Some environmental journalists, like Mohammed Attaoui, have recently landed directly in the crosshairs of the Moroccan Kingdom. Attaoui was imprisoned by the Moroccan government after he investigated ongoing illegal timber marketing and exporting. Although Attaoui was officially charged and convicted in March 2010 for the extortion of 1,000 dirham (approximately US$120), critics maintain Attaoui was set up in a ploy timed immediately after his research into the country's “cedar mafia” had been published. He was handed a two-year sentence for his alleged crime.

Deforestation, destructive in its own right, is without doubt one of the major factors furthering the water crises of Morocco. But if the water needs for running a major mining operation are appended onto the existing crisis, the prognosis for the country's environmental health gets ever bleaker. The proposed mine at Timahdit happens to be in the same region as two national parks: the Ifrane National Park, which is already under threat from the illegal timber harvest, and Haut Atlas Oriental, which is home to tens of thousands of small farmers who rely on the area and its habitat for agriculture and subsistence.

The illegal timber harvest is the primary threat to the macaques, the last remaining large population of monkeys in northern Africa. Primarily living in the Ifrane National Park, macaques used to be common throughout the Mahgreb but are now endangered by loss of habitat elsewhere and by the shrinking forest. The only place outside Morocco where they live is in the small and shrinking Djebel Babor Nature Reserve on Algeria's coast. According to The Morocco Board News Service, the region is also home to more than 200 forms of plant life not found anywhere else.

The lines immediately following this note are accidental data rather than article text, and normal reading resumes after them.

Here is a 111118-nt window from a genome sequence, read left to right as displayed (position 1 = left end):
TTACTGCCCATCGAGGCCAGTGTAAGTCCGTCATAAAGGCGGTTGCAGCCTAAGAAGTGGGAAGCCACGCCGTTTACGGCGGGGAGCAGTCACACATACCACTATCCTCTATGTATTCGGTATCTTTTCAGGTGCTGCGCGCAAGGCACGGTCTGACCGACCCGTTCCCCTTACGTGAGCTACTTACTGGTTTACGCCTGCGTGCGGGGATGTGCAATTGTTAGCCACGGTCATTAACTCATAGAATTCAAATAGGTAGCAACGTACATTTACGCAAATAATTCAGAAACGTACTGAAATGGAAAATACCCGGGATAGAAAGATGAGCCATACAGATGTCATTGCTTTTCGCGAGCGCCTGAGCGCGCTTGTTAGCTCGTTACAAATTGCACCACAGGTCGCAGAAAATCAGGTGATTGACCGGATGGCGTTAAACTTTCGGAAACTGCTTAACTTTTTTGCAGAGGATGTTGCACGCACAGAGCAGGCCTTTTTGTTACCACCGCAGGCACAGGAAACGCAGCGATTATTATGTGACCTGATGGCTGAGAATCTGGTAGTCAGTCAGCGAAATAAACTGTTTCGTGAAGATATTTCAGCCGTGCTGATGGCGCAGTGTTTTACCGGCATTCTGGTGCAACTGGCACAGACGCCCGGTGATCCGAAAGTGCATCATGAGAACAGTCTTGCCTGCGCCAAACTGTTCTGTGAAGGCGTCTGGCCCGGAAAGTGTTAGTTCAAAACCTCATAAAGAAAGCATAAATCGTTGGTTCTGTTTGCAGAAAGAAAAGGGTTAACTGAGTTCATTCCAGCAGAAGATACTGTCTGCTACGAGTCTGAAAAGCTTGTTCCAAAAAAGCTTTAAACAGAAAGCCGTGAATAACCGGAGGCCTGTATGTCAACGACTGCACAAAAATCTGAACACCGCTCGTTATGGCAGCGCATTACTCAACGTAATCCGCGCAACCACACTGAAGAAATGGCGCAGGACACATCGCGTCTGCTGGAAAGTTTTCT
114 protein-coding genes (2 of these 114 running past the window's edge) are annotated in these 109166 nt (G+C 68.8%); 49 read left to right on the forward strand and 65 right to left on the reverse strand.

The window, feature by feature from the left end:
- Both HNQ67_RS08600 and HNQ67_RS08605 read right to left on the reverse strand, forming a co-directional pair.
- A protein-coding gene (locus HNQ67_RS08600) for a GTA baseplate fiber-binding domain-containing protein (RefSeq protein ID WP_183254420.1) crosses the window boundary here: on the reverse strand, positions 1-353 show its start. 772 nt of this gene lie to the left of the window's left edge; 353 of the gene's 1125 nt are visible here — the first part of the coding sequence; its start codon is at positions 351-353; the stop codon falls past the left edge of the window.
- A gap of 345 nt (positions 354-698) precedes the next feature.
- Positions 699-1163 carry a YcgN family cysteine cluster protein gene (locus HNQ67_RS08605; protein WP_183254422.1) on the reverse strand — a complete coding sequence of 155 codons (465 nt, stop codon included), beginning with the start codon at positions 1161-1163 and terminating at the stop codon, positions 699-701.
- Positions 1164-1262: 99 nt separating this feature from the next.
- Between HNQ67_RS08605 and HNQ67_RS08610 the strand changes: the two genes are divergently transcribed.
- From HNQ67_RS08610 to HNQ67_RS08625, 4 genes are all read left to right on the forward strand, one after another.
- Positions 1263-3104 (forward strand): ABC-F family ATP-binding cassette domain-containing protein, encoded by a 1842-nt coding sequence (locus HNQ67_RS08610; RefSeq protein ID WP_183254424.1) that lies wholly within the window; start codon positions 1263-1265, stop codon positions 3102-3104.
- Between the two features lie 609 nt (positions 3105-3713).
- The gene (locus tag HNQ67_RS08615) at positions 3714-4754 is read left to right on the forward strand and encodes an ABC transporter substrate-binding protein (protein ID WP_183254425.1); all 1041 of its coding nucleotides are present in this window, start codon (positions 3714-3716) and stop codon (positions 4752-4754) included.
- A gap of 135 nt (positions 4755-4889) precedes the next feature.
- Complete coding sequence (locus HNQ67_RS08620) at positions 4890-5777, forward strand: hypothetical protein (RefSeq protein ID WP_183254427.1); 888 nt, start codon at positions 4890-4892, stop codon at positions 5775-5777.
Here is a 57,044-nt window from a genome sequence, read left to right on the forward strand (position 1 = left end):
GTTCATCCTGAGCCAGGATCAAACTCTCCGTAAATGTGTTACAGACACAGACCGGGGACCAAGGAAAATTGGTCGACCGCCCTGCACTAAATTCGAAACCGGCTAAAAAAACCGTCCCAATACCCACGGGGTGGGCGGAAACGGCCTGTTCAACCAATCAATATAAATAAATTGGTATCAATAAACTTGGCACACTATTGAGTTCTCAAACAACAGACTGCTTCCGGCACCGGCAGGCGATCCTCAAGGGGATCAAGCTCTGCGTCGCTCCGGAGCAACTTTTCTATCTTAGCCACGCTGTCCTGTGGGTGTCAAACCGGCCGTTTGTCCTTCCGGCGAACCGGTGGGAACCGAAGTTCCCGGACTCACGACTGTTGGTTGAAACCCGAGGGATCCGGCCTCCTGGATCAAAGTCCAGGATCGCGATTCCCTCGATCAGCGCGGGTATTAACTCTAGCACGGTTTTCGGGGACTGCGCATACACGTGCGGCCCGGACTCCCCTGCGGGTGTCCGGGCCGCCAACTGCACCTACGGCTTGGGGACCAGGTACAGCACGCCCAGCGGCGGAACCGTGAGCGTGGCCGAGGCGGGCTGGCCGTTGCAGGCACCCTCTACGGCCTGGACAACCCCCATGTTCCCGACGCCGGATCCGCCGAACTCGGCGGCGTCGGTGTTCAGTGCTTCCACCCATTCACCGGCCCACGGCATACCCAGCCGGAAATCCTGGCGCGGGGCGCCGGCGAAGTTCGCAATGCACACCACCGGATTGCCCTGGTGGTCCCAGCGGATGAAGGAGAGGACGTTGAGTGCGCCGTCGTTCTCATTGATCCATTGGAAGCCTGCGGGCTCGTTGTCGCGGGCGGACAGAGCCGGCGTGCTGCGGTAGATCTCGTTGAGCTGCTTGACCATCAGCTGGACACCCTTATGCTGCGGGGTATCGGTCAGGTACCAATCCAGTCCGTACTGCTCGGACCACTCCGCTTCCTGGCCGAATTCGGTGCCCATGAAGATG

Oil extraction is but another burden in a region defined by an already fragile environment. Between the three proposed sites for shale oil development in Morocco, early projections indicate that 50,000 barrels per day of mock oil could be produced for conversion into various fuels within a few years. (This figure does not include electricity generation where shale is burned in a similar fashion to a coal fired plant.)

That estimate includes the Tarfaya deposit near Morocco's border with the nominally independent Western Sahara, which is still occupied by Moroccan forces. Tarfaya has also just seen the completion of an in-situ pilot project constructed by San Leon Energy of Ireland, a smaller player with some operations in the continental United States. Building up Tarfaya has already meant the construction of major highways in less populated parts of southern Morocco to allow for the transport of supplies and materials for the project.

Morocco is on its way to becoming a testing ground for unprecedented oil shale extraction. “The environmental issues in places such as Colorado are not an issue in Morocco,” John Buggenhagen, San Leon Energy’s vice-president of exploration, told Petroleum Economist.

This article is the third in a four-part series examining unconventional oil deposits in the Middle East and North Africa. The series was originally published on the Media Co-op.